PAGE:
Privacy watchers were quick to latch onto testimony by National Security Agency Deputy Director Chris Inglis Wednesday that the agency might be looking deeper into suspected terrorists contact networks than previously thought. The revelation, as reported by the Atlantic Wire, came during a Wednesday morning hearing during which Inglis said analysts look “two or three hops” — a full hop more than its previous statement of two hops — away from a target individual when investigating suspicious activity.
In Six Degrees of Kevin Bacon parlance, that means the NSA is not just stopping at “a guy” in the following statement — my friend who knows a guy who knows Jack Black — but they’re also looking at Jack Black.
It’s pretty clear why such news would have privacy advocates up in arms — the NSA is essentially saying it looks into the records of even more U.S. citizens without obtaining search warrants — but it might not be too surprising. Why else would the NSA have developed a graph-processing system capable of handling more than 4 trillion nodes (e.g., names and phone numbers) and more than 70 trillion edges (the connections between all those nodes)? The graph behind Facebook’s aptly named Graph Search function contains a mere billions of nodes and low trillions of edges.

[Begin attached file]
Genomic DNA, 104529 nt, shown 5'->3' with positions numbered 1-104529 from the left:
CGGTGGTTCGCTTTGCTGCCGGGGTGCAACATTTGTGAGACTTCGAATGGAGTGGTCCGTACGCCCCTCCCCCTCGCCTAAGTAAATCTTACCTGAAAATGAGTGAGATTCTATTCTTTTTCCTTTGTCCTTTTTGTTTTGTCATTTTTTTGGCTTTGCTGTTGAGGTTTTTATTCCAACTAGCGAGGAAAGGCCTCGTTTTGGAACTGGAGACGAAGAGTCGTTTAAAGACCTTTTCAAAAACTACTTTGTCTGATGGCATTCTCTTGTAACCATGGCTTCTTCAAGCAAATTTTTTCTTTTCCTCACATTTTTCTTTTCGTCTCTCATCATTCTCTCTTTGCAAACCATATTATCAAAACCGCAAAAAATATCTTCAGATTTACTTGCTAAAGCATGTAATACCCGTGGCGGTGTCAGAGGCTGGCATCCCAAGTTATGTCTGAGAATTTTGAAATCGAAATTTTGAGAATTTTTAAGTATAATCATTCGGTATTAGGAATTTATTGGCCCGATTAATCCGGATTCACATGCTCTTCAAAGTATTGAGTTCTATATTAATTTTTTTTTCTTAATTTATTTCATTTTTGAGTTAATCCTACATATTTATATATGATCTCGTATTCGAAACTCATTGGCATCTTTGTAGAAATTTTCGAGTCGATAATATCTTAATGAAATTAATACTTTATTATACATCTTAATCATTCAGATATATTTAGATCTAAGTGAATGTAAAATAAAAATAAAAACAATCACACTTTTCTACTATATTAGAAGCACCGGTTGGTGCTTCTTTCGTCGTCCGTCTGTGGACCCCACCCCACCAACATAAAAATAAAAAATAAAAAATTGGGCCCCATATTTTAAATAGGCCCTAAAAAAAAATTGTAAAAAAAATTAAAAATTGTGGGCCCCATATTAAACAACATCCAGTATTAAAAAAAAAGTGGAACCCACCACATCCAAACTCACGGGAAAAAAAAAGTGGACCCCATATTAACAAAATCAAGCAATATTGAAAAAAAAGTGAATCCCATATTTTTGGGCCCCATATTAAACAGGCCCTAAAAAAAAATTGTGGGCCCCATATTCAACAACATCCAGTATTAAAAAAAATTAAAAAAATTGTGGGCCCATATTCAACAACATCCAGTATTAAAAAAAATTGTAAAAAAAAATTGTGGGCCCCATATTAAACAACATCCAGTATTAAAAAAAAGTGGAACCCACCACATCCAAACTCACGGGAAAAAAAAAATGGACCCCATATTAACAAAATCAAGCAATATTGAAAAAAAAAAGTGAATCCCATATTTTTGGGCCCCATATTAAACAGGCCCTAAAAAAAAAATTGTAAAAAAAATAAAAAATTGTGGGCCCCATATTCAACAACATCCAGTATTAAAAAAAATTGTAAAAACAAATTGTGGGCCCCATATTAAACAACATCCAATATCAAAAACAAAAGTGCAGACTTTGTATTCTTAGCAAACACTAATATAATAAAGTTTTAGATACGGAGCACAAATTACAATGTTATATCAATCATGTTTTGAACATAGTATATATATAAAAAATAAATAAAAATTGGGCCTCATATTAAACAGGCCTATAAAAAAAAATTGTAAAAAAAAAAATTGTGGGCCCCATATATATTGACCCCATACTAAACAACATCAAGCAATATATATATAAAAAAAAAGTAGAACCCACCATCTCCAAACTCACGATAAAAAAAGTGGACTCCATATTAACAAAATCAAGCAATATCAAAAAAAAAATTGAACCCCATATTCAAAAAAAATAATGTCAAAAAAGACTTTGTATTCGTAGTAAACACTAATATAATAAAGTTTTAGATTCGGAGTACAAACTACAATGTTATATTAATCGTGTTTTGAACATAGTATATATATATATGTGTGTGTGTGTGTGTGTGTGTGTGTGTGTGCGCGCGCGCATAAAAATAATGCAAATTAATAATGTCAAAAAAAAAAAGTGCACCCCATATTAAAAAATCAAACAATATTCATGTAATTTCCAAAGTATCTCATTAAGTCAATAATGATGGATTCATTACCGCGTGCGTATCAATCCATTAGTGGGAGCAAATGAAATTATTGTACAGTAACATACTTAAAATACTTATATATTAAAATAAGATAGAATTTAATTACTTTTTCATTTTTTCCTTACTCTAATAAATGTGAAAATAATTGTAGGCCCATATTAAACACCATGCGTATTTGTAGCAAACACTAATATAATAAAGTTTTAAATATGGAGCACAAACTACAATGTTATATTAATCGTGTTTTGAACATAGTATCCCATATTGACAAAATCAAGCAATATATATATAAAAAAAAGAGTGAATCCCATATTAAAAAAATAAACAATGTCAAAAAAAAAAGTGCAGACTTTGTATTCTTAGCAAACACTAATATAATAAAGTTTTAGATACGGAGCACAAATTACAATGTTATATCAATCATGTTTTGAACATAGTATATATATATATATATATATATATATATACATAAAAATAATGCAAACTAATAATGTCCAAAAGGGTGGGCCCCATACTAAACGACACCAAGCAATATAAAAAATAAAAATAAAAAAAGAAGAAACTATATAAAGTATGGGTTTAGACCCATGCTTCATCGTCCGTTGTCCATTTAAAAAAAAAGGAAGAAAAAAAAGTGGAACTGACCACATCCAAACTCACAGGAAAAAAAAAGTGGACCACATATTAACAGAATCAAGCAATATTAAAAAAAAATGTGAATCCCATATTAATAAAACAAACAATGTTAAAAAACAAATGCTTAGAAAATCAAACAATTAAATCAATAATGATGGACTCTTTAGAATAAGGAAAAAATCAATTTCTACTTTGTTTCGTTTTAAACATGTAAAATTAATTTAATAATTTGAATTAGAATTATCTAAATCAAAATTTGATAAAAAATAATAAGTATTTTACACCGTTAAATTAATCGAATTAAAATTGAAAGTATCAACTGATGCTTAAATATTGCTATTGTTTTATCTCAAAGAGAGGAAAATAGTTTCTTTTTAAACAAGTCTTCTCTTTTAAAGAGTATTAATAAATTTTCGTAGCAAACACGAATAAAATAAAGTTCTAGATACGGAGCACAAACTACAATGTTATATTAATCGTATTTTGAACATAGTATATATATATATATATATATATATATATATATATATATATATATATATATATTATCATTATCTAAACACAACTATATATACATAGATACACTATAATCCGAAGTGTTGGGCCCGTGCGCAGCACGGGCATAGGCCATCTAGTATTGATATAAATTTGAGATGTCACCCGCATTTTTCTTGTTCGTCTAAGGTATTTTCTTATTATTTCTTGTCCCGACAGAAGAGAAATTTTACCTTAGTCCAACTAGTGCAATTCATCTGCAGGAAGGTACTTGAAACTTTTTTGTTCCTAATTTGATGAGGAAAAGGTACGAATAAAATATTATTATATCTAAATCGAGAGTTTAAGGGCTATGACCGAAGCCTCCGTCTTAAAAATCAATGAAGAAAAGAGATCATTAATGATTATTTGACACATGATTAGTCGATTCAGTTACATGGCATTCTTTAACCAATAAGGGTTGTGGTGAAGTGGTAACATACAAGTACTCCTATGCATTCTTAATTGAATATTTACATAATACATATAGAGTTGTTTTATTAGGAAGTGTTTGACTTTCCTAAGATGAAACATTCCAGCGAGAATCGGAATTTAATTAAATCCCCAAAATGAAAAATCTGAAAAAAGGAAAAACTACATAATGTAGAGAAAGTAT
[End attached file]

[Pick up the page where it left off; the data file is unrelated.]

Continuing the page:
If there’s any consolation, though, it might be that the NSA limits its second- and third-degree investigations to only those really suspicious nodes. Graphs aren’t all about just showing connections, after all, but they can also highlight the relative weights of connections and whether communications are inbound or outbound. Applying an algorithm similar to Google’s PageRank algorithm, NSA analysts could determine who’s actually the most important people in any given network based on the number and significance of their connections.
It’s possible we’ll hear even more about what the NSA is capable of and how much data it’s dealing with at our Structure: Europe conference Sept. 18 and 19 in London. Sqqrl CTO Adam Fuchs, who helped develop the NSA’s Accumulo database system, will be on stage talking about the outer limits of big data.
Feature image courtesy of Shutterstock user Vaju Ariel.